Attia also pointed out that the concentration of investment among energy access companies, many of them competing in the same markets, presents short-term risks for the parties involved. Concentration is apparent in several ways. For instance, the report finds that the top 10 deals represent $564 million, or one-third of total investment to date.

There's also geographic concentration. Of the regions covered by the report, Africa drew nearly 80 percent of the total capital raised, compared to about 15 percent for India and Southeast Asia and about 5 percent in Latin America. These low showings are largely due to the presence of large-scale public programs that limit the market for private off-grid solutions, compared to Africa, where the ubiquity of “mobile money” payment systems has allowed private-sector players to compete more effectively. 

Wood Mackenzie’s report also tracks investment in the so-called “mini-grid” sector — a category meant to differentiate the smaller-scale projects involved from the broader world of “microgrids,” which can include big industrial, commercial and government facilities. The report tracked $190 million raised through the end of 2018 in the top 10 mini-grid companies, including $45 million for Powerhive, $30 million for Starsight, $29 million for Husk, and $28 million for Yoma Micro Power.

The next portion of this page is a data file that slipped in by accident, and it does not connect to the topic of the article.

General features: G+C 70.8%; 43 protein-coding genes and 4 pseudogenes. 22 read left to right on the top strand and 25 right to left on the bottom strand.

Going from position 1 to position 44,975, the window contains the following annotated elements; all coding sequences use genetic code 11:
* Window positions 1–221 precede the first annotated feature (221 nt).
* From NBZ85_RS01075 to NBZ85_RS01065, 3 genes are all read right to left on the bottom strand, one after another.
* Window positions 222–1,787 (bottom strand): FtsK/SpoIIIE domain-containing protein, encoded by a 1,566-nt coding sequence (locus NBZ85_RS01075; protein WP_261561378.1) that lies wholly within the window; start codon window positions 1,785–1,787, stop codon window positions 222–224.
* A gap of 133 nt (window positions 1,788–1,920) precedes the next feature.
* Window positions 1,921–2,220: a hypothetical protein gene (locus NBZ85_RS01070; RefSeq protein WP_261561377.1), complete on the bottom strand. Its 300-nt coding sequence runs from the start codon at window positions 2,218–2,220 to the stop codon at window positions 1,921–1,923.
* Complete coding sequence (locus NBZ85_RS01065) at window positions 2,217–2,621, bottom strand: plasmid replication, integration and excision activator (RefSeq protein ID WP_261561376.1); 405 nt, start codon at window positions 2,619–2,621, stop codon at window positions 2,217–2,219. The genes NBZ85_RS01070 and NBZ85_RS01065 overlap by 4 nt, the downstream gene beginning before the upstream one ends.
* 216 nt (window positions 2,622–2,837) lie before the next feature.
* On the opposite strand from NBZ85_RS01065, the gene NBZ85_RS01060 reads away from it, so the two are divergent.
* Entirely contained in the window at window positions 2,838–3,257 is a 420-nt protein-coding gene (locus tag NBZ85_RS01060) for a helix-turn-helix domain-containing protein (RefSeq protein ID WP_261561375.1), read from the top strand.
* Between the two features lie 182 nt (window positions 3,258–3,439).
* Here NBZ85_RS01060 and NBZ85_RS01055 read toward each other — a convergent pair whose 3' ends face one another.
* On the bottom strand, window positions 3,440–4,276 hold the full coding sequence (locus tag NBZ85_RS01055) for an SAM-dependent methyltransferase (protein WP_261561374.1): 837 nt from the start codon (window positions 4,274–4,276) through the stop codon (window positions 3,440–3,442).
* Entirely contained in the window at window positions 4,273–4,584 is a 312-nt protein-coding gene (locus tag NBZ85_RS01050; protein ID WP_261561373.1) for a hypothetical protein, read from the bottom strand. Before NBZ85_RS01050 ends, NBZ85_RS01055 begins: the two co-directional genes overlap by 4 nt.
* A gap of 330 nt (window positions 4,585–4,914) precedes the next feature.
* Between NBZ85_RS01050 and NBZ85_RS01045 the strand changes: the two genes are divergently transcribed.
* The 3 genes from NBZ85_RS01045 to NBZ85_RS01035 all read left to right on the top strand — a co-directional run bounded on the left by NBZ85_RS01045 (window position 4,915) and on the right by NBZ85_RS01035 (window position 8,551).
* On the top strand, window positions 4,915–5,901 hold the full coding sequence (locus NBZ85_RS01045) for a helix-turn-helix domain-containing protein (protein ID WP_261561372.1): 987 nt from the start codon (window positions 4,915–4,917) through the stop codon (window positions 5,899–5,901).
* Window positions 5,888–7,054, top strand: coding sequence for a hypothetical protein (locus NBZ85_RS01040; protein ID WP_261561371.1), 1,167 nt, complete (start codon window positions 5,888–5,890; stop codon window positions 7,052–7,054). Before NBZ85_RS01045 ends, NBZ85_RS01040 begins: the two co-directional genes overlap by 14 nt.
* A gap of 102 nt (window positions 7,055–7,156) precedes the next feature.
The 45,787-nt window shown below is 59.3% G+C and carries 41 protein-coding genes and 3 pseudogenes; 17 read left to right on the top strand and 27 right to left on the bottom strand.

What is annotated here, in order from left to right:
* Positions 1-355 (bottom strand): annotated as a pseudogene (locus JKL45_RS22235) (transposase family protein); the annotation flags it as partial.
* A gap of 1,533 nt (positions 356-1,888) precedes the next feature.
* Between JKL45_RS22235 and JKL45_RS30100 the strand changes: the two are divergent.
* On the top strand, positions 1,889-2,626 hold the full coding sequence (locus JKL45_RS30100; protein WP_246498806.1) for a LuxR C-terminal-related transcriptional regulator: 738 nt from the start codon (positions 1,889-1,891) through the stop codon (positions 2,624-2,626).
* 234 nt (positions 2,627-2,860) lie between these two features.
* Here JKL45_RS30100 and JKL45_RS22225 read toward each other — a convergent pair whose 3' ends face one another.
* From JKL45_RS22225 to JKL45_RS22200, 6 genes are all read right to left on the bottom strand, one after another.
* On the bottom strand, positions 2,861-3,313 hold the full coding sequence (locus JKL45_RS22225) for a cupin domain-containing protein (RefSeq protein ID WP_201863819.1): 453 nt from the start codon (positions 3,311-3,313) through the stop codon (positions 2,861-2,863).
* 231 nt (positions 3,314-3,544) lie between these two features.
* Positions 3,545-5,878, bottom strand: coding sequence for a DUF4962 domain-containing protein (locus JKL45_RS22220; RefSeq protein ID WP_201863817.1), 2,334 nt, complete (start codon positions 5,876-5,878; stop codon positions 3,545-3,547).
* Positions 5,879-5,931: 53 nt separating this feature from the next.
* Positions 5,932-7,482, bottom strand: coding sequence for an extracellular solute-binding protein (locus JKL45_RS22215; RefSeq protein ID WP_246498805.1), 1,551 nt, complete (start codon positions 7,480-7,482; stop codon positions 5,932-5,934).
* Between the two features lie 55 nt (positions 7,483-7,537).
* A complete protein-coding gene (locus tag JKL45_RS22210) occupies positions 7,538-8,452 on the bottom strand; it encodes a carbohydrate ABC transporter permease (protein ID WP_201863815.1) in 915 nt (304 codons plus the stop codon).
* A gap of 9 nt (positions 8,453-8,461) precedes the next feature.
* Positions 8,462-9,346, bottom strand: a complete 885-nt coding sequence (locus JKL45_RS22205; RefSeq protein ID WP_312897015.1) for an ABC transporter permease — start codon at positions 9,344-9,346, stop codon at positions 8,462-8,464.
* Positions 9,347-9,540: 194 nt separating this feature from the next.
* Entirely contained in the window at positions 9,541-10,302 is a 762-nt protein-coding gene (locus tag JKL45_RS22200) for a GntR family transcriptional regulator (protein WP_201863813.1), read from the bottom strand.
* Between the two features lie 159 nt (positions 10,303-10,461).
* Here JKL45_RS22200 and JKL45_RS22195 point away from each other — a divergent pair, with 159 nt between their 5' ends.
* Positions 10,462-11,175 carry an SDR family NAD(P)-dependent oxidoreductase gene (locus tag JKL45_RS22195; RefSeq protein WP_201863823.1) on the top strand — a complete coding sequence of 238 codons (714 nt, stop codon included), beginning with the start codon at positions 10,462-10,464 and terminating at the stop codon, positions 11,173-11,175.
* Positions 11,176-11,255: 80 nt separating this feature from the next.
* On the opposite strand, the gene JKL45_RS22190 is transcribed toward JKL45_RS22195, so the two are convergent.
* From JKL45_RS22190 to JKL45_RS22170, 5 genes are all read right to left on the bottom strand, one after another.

In another sign of capital concentration, the top 10 pure-play mini-grid providers have raised 77 percent of total mini-grid funding through year-end 2018. 

"This represents an outsized risk to the sector as it may cause heightened investor caution, particularly given the shortage of successful exits to date," Attia wrote in a recent LinkedIn post.